Friday, May 24, 2013

Alphabet Day: How Bulgaria Learned the АБВ's

A statue of Cyril and Methodius in front of the National Library in Bulgaria that  bears their name.

Today is a national holiday in Bulgaria.  We celebrate the brothers Cyril and Methodius.  These brothers were born in the 9th century in Thessaloniki Greece.  If this city sounds familiar to you it may be because there are two books of the Bible named after it.  The apostle Paul started a church in Thessaloniki in the first century.  He spent about a year with them and then he left, yet the Thessalonians remained on his heart as you can read in the two letters he wrote to them.

Apparently the church in Thessaloniki thrived to the point where 800 years later two brothers felt its influence.  When I visited Thessaloniki back in 2010 I imagined these two brothers looking out at the mountains to the north and thinking about the people who lived there.  One day they would leave their home and travel north to share the Bible with the Balkan tribes.  They brought the more than just spiritual knowledge to what is now modern day Bulgaria.  They brought an alphabet.  That alphabet has changed a bit in the past 1,100 years, but it has retained the name of Cyril and today is called the Cyrillic alphabet.  It is used in Bulgaria, Ukraine, Russia, and many other countries.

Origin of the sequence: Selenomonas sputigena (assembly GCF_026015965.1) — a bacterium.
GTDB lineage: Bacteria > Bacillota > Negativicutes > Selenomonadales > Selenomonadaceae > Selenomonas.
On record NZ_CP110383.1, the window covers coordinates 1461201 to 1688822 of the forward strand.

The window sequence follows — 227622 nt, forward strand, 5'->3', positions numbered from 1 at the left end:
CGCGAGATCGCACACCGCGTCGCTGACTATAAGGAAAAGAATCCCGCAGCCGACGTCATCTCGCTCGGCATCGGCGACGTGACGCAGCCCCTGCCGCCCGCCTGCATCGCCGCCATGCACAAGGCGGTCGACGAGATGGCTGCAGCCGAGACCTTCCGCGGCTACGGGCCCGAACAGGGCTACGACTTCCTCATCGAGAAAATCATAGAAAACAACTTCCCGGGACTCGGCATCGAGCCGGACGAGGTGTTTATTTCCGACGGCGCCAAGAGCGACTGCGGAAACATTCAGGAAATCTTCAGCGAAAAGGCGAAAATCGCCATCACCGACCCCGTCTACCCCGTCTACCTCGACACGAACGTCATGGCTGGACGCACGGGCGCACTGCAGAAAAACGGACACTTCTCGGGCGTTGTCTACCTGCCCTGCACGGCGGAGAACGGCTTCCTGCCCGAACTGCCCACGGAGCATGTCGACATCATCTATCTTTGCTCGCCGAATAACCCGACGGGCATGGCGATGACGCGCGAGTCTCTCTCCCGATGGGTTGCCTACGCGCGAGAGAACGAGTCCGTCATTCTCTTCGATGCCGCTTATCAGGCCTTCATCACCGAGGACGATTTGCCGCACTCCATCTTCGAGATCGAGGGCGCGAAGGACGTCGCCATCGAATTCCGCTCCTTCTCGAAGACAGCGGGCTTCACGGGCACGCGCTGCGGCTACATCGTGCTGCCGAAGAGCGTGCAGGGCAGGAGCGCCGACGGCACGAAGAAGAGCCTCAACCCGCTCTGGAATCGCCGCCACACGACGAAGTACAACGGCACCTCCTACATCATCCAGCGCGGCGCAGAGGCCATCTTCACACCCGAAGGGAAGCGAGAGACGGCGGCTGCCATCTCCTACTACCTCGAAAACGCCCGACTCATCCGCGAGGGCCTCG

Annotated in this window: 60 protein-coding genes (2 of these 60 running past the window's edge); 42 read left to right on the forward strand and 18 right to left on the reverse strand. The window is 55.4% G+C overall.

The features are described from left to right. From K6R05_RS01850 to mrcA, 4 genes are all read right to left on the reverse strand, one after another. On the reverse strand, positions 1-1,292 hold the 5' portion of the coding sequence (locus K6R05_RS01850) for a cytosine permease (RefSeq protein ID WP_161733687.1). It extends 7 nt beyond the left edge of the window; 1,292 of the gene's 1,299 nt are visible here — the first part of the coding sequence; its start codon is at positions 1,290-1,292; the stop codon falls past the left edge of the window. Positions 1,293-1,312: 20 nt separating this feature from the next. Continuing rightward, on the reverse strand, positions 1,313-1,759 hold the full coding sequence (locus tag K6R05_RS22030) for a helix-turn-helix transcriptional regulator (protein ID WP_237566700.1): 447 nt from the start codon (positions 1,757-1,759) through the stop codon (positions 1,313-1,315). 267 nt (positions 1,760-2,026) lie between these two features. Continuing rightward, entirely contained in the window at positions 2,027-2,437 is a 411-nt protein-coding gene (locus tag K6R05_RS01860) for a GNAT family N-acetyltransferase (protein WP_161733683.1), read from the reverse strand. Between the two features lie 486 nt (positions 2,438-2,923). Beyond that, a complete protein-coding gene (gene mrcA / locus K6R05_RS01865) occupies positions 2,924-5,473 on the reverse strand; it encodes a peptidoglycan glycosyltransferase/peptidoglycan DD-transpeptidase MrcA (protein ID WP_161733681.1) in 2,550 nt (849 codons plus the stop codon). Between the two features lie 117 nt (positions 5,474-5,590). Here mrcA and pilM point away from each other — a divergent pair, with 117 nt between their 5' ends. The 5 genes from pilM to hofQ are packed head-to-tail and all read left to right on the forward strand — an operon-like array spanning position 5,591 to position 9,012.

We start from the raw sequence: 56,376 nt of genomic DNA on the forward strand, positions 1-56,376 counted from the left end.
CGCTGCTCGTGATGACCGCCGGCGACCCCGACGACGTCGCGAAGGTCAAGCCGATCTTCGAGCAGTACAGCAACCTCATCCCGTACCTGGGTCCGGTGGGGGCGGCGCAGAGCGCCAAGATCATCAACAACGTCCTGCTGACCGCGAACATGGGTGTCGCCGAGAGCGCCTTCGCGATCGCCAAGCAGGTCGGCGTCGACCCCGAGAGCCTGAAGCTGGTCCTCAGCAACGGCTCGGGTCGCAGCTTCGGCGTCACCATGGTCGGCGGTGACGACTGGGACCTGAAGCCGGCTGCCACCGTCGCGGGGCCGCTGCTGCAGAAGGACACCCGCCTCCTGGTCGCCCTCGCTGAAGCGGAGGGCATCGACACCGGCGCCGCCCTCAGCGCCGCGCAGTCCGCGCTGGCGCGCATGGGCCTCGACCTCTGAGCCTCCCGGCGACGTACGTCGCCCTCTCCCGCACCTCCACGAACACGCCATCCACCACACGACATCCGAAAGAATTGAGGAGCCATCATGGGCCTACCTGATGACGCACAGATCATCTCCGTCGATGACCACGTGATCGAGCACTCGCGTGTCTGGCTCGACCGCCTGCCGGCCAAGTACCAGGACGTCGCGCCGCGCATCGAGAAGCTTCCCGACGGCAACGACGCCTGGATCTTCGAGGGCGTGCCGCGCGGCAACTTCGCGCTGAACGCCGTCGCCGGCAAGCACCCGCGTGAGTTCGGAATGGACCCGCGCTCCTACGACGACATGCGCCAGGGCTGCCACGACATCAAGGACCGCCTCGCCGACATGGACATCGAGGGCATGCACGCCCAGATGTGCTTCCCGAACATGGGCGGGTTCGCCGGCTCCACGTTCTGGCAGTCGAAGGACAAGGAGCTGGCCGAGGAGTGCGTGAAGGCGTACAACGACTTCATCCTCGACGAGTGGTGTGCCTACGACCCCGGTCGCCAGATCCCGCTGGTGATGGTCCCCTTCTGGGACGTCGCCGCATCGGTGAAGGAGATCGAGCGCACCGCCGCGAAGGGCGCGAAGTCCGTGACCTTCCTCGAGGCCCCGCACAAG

During the communist era there was a bit of historical revisionism on the part of the public school system.  Bulgarians were taught of the two brothers who invented the alphabet, but they were taught that these brothers were Bulgarian, not Greek missionaries to Bulgaria.  (The communist government did not like religion of any sort, and to attribute anything good to Christian missionaries was frowned upon.)  This may be partly true as it is believed that the brothers may have been partly of Balkan decent.  Yet they were likely no more Bulgarian than I am Swedish.  (I am a tiny bit of Swedish decent, which explains why I go to Ikea once a week.)  Despite the fall of communism over two decades ago, the belief that these two were Bulgarian remains popular today.

These brothers were great men who shaped the world in ways beyond what we can fathom.  Not one person in Bulgaria is untouched by their legacy.  They deserve a day to celebrate what they did not only for the people of Bulgaria, but much of eastern Europe and Asia as well.

Thursday, May 23, 2013

Prayer in the Face of Tragedy